Native to: from the Atlantic to Pacific oceans, as far north as southern Canada, and as far south as Veracruz and southern Sinaloa, Mexico, including Baja California.
Date Seen: April 28, 2017
Location: North of Fountain Hills, Arizona
Comments: This is a powerful constrictor that preys on a wide variety of animals including rats, mice, rabbits, lizards, birds, snakes, eggs, and insects. It hibernates during the cold months of late fall and winter.

Have you ever found a snake skin? Did you know that humans shed their entire outer layer of skin every 2-4 weeks at the rate of 0.001 – 0.003 ounces of skin flakes every hour?

This week’s WordPress Photo Challenge is Transient.

Post 578

RCMP – Law, Order and the Musical Ride

In 1867, Canada became a nation. This year (2017) is Canada’s 150th Birthday!

Mounties, dressed in red serge, are often seen leading local parades on Canada Day (July1st). There are 680 RCMP Detachments across Canada.

Six years after the Dominion of Canada was formed, the Parliament of Canada established a central police force and gave it the task of maintaining Law and Order in the newly acquired western territories of Canada. The force acquired the name “North-West Mounted Police” (NWMP). By 1886, the NWMP’s first riding school was established in Regina and in 1887, the horses and riders performed mounted precision cavalry drills on several occasions. It wasn’t until 1901,  though, that the drills, choreographed to music, began to be performed for the public.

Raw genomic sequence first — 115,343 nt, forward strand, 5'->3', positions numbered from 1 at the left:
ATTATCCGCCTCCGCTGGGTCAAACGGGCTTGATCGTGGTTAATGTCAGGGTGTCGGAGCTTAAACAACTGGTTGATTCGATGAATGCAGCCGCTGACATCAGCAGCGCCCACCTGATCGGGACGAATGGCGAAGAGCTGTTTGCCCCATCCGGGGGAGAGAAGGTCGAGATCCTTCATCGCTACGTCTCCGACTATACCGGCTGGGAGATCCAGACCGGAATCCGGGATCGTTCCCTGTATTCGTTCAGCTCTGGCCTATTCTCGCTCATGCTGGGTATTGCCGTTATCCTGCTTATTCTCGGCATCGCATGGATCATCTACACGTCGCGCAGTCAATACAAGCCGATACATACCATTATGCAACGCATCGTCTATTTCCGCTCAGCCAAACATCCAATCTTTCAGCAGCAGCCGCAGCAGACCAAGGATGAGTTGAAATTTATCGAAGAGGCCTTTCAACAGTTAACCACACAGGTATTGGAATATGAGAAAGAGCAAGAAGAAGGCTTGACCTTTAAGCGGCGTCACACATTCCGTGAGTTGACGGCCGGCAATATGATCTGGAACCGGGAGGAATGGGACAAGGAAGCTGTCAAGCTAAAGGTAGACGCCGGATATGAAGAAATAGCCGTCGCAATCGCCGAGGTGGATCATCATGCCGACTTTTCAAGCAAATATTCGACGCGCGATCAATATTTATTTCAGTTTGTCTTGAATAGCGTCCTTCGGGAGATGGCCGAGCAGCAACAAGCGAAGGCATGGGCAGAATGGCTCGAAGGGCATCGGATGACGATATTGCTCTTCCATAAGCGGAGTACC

In 1920, the name of the force was changed to the Royal Canadian Mounted Police (RCMP).

Today, the Musical Ride consists of 32 riders (plus one leader) in scarlet jackets on beautiful black horses. The RCMP has bred and raised its own horses since 1939. The Ride tours throughout Canada and internationally between May and October.

RCMP Musical Ride at the Calgary Stampede – 32 horses and riders in an orderly line-up!

More Canadiana – Best Canadian Puns, Jokes and Observations.

This week’s WordPress.com Photo Challenge is Order.

Post 577

Many Rocks and a Lot of Hardscape

Earththe substance of the land surface – in my part of Arizona it reminds me of the saying ‘Between a Rock and a Hard Place’! Landscaping strategies here include generous numbers of Rocks and plenty of gravel Hardscape.

Arizona

Big River

Our yard consists of a gravel mulch that covers soil that is a course reddish material with large sections of impenetrable caliche (soil particles that have been cemented together by calcium carbonate.)

Meandering from one end of the yard to the other is a stone feature I call ‘Big River’.

‘Big River’ is a make believe creek bed that only gets wet when it rains.

‘Big River’ begins in a spiral rock feature I call ‘The Maze’.

A large stone lizard slithers towards the patio and breaks the monotony of yet some more gravel (the maze area is in the distance.)

In contrast, Earth at our Alberta house is a rich black soil. A carpet of green grass (sometimes a blanket of dead yellow grass if we don’t get enough rain) circles flower beds and stone walkways.

The Arizona yard and the Alberta yard, though on different ends of a spectrum of what Earth has to offer, are in just two of the many ecosystems that the Earth’s surface can support.  What kind of land surface do you call home?

This week’s WordPress Photo Challenge is Earth.

Post 571